Usually when I present the Idea Friendly Method, there is someone who thinks it won’t work for their problem or project. Usually, we find a way it can.
One time, an audience member brought up housing. It doesn’t seem like our usual pop-up, temporary, experiment ideas would work here. But of course they will.
Here’s one way you could go about it.
Pop up a temporary neighborhood. Put up pretend houses made of cardboard. Or borrow homey looking garden sheds. Or bring in the demonstration models that builders take to home shows. Anything that can stand in for actual housing.
Do it on an empty lot where you’d like to do housing. Do it in a park. Do it in a parking lot. Anywhere that allows you to bring people in.
Then hold a very real picnic in the pretend neighborhood. Invite the whole community. Get everyone talking about what kind of houses people need in town, where they want them, how much people can afford, and who can help.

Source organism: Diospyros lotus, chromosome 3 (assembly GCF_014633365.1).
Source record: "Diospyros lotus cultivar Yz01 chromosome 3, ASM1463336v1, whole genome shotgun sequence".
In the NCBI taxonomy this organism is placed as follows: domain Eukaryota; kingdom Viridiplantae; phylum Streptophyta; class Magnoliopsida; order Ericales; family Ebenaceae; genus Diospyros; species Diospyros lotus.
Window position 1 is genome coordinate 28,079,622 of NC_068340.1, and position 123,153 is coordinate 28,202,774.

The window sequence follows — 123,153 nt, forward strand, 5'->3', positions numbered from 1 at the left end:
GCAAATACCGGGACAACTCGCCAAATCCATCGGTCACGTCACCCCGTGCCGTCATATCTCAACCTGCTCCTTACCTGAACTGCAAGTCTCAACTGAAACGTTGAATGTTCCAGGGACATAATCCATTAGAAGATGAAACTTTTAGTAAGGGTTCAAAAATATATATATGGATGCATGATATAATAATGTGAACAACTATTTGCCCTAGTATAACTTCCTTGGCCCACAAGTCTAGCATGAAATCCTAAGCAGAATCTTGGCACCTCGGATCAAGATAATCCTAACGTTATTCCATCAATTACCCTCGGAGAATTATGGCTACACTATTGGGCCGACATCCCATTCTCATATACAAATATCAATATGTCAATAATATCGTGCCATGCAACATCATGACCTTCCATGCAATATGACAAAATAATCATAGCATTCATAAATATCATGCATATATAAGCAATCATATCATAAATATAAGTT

Gather Your Crowd, Build Connections, Take Small Steps. Those are the parts of the Idea Friendly Method.
You Gather Your Crowd by getting people talking about the big goal. You’re doing that at the picnic and in marketing the event. You know people are going to see your pop-up neighborhood, and that will get them talking. (They’ll say you’re crazy first, but that’s just an invitation to talk about your big goal.)
You Build Connections by getting people together in person, like at your event. Doing the event also gives you an excuse to talk to all kinds of people about the big goal of housing. The event opens the conversation so you can ask, “Who do you know who knows more about housing issues?” or “Who do you know who has (something we need)?”
You Take Small Steps by doing a temporary event. It’s much easier than building that first real house, but it kicks off the same kind of conversation and activity that construction would. You may be a long way from breaking ground, but you might be really close to your temporary neighborhood.
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